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British Airways Averts ‘Crippling’ Strike Threat With ‘Vastly Improved Pay Offer’ for Check-in Workers

British Airways Averts ‘Crippling’ Strike Threat With ‘Vastly Improved Pay Offer’ for Check-in Workers

Photo Credit: British Airways

A union representing hundreds of British Airways check-in staff at its Heathrow hub has lifted a threat of crippling strike action after the airline made a “vastly improved pay offer”.

Around 700 check-in staff and gate agents had voted overwhelmingly in favour of staging a strike in a dispute over the restoration of wages that had been slashed at the height of the pandemic.

Many of the workers had seen their pay reduced by 10 per cent and wanted to see their wages returned to pre-pandemic levels. British Airways initially only offered a one-off 10 per cent bonus despite offering managers a permanent pay increase.

The Unite union did not say how much BA was now offering but the offer will be put to a ballot of its members.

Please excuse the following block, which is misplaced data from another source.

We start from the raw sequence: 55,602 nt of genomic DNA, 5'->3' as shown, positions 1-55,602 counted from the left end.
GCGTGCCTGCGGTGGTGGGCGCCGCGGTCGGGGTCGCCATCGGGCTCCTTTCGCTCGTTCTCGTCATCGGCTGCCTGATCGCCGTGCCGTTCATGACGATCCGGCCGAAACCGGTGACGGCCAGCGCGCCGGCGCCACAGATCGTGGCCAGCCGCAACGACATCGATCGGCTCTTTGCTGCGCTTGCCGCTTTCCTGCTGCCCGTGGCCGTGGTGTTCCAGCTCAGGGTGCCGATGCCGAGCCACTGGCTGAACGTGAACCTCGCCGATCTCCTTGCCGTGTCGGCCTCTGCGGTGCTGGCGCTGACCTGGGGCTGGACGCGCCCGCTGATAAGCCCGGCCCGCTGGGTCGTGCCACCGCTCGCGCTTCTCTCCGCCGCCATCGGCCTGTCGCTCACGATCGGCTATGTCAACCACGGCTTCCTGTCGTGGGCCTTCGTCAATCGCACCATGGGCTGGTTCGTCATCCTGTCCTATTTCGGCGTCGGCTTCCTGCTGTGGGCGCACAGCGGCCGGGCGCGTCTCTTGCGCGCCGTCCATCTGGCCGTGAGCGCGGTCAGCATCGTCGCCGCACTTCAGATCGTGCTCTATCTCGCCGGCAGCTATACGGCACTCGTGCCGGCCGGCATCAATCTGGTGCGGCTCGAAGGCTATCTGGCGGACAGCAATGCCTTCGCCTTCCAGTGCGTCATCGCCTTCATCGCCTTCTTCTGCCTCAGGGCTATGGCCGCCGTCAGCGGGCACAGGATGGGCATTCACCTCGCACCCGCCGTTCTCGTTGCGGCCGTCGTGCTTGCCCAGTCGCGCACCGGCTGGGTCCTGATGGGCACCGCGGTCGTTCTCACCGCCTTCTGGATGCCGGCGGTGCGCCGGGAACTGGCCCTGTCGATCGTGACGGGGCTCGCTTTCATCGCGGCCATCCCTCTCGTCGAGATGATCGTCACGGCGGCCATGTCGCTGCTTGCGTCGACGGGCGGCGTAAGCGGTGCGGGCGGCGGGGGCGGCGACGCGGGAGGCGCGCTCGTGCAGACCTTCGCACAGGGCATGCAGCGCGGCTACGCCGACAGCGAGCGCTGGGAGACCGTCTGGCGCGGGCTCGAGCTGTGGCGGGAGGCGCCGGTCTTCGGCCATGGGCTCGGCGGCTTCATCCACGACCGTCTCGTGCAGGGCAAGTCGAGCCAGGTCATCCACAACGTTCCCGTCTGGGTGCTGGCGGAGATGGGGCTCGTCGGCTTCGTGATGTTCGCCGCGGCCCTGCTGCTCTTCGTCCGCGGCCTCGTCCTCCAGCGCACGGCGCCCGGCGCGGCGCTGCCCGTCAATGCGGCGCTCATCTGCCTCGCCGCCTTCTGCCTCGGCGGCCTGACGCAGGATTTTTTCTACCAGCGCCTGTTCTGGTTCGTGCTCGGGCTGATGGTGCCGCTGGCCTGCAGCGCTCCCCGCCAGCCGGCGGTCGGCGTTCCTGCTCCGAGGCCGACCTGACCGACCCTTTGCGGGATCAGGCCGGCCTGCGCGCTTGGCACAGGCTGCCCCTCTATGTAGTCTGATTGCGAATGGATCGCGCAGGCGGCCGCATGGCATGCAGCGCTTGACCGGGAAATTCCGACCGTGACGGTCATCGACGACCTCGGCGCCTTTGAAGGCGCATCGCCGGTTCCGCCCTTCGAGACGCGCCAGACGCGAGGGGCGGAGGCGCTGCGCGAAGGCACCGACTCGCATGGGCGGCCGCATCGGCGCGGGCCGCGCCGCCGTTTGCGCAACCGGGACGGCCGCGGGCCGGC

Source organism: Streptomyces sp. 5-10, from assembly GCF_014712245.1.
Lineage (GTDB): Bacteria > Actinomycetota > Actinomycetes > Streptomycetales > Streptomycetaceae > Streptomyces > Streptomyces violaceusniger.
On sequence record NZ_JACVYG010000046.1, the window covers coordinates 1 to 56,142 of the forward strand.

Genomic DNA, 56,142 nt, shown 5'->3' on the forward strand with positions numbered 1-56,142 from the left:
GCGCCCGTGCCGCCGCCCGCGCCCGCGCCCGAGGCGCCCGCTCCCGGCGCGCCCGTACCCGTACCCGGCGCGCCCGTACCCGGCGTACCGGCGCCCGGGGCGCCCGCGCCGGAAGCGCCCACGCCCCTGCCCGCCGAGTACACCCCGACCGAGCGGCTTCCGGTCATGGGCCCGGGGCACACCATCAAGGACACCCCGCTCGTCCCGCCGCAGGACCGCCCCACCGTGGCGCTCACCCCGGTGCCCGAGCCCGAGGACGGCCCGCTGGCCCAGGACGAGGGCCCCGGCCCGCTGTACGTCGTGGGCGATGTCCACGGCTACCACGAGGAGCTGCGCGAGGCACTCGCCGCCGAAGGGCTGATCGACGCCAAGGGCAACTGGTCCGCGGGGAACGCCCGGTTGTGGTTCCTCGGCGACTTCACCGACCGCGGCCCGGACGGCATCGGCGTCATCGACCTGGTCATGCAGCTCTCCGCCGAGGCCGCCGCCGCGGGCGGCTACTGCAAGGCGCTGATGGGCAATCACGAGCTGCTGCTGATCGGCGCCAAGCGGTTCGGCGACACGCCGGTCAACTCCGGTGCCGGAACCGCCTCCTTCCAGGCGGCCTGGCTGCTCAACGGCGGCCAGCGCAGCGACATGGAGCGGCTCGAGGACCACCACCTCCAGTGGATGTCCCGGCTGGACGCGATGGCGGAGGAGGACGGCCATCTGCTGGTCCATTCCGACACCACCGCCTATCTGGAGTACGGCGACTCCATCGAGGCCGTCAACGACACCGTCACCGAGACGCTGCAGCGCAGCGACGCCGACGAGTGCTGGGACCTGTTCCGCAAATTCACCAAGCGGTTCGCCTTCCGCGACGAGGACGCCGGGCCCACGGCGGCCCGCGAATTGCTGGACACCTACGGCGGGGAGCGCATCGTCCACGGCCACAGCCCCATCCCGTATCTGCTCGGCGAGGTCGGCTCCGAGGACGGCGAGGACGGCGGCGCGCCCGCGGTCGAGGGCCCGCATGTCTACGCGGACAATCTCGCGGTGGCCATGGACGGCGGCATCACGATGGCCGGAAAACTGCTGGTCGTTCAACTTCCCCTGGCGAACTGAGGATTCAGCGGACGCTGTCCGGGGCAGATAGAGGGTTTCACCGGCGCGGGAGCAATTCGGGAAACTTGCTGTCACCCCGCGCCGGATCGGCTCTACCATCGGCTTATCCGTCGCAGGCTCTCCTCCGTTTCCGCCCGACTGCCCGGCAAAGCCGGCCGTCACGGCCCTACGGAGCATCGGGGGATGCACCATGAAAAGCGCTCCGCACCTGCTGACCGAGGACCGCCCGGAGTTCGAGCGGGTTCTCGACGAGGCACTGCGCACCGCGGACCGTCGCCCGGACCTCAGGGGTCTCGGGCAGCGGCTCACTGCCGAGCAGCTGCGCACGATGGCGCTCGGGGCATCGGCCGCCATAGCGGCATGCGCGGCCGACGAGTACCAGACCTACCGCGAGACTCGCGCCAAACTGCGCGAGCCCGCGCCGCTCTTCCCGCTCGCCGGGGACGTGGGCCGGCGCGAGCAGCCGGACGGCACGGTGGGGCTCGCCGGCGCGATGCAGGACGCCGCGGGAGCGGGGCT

“We welcome that BA has finally listened to the voice of its check-in staff. Unite has repeatedly warned that pay disputes at BA were inevitable unless the company took our members’ legitimate grievances seriously,” commented Unite general secretary Sharon Graham.

“I pay tribute to, and stand with, our members who have fought hard to protect their pay,” Graham continued.

The offer may, however, cause increased tensions amongst other work groups including veteran cabin crew who took pay cuts of up to 30 per cent during the pandemic.

British Airways has refused to restore pre-pandemic wages and unions may trigger a so-called ‘me too’ clause to demand that all other workers benefits from the enhanced deal being offered to check-in staff.

The strike had threatened to cripple BA’s operations at its Heathrow hub and heap misery upon holidaymakers in time for the busy summer holidays. Despite positive news of a deal, BA announced it was cancelling a further 10,300 flights between now and October due to staff shortages.

View Comments (2)
  • Vastly improved would mean a living wage. If that’s what BA is offering, kudos to them; if not, it’s just more of their underhanded games. They’ve treated their loyal employees shamefully over the past several years so it seems unlikely that they’ve suddenly discovered just how important their people really are to the operation.

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